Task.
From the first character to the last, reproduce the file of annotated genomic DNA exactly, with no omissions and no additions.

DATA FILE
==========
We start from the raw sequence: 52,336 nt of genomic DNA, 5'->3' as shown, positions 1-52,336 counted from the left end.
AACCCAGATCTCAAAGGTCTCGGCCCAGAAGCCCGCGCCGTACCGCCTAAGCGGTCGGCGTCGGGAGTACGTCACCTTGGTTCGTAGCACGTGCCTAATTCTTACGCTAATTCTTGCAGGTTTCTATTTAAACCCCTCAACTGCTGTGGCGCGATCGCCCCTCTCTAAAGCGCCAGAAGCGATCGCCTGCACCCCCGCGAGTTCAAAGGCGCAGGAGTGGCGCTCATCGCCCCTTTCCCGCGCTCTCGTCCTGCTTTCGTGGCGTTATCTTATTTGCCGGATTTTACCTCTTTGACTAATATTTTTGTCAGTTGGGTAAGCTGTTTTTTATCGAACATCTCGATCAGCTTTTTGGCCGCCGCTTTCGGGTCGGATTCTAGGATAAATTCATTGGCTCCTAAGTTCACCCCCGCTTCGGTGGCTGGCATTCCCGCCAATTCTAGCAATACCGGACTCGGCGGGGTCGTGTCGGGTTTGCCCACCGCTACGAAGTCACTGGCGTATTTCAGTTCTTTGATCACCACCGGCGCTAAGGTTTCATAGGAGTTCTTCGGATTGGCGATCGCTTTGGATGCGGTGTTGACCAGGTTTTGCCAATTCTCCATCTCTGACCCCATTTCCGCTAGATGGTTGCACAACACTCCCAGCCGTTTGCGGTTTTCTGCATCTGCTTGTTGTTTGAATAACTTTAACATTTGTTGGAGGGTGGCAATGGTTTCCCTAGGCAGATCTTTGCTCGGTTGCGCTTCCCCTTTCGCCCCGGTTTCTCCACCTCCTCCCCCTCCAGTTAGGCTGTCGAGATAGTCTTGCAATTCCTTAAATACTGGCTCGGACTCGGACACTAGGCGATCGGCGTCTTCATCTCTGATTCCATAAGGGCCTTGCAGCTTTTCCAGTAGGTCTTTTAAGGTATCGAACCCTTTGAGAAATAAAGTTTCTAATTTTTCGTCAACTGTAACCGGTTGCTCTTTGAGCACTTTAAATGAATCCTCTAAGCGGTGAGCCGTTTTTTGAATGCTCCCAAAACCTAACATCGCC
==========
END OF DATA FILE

We start from the raw sequence: 52,336 nt of genomic DNA, 5'->3' as shown, positions 1-52,336 counted from the left end.
AACCCAGATCTCAAAGGTCTCGGCCCAGAAGCCCGCGCCGTACCGCCTAAGCGGTCGGCGTCGGGAGTACGTCACCTTGGTTCGTAGCACGTGCCTAATTCTTACGCTAATTCTTGCAGGTTTCTATTTAAACCCCTCAACTGCTGTGGCGCGATCGCCCCTCTCTAAAGCGCCAGAAGCGATCGCCTGCACCCCCGCGAGTTCAAAGGCGCAGGAGTGGCGCTCATCGCCCCTTTCCCGCGCTCTCGTCCTGCTTTCGTGGCGTTATCTTATTTGCCGGATTTTACCTCTTTGACTAATATTTTTGTCAGTTGGGTAAGCTGTTTTTTATCGAACATCTCGATCAGCTTTTTGGCCGCCGCTTTCGGGTCGGATTCTAGGATAAATTCATTGGCTCCTAAGTTCACCCCCGCTTCGGTGGCTGGCATTCCCGCCAATTCTAGCAATACCGGACTCGGCGGGGTCGTGTCGGGTTTGCCCACCGCTACGAAGTCACTGGCGTATTTCAGTTCTTTGATCACCACCGGCGCTAAGGTTTCATAGGAGTTCTTCGGATTGGCGATCGCTTTGGATGCGGTGTTGACCAGGTTTTGCCAATTCTCCATCTCTGACCCCATTTCCGCTAGATGGTTGCACAACACTCCCAGCCGTTTGCGGTTTTCTGCATCTGCTTGTTGTTTGAATAACTTTAACATTTGTTGGAGGGTGGCAATGGTTTCCCTAGGCAGATCTTTGCTCGGTTGCGCTTCCCCTTTCGCCCCGGTTTCTCCACCTCCTCCCCCTCCAGTTAGGCTGTCGAGATAGTCTTGCAATTCCTTAAATACTGGCTCGGACTCGGACACTAGGCGATCGGCGTCTTCATCTCTGATTCCATAAGGGCCTTGCAGCTTTTCCAGTAGGTCTTTTAAGGTATCGAACCCTTTGAGAAATAAAGTTTCTAATTTTTCGTCAACTGTAACCGGTTGCTCTTTGAGCACTTTAAATGAATCCTCTAAGCGGTGAGCCGTTTTTTGAATGCTCCCAAAACCTAACATCGCC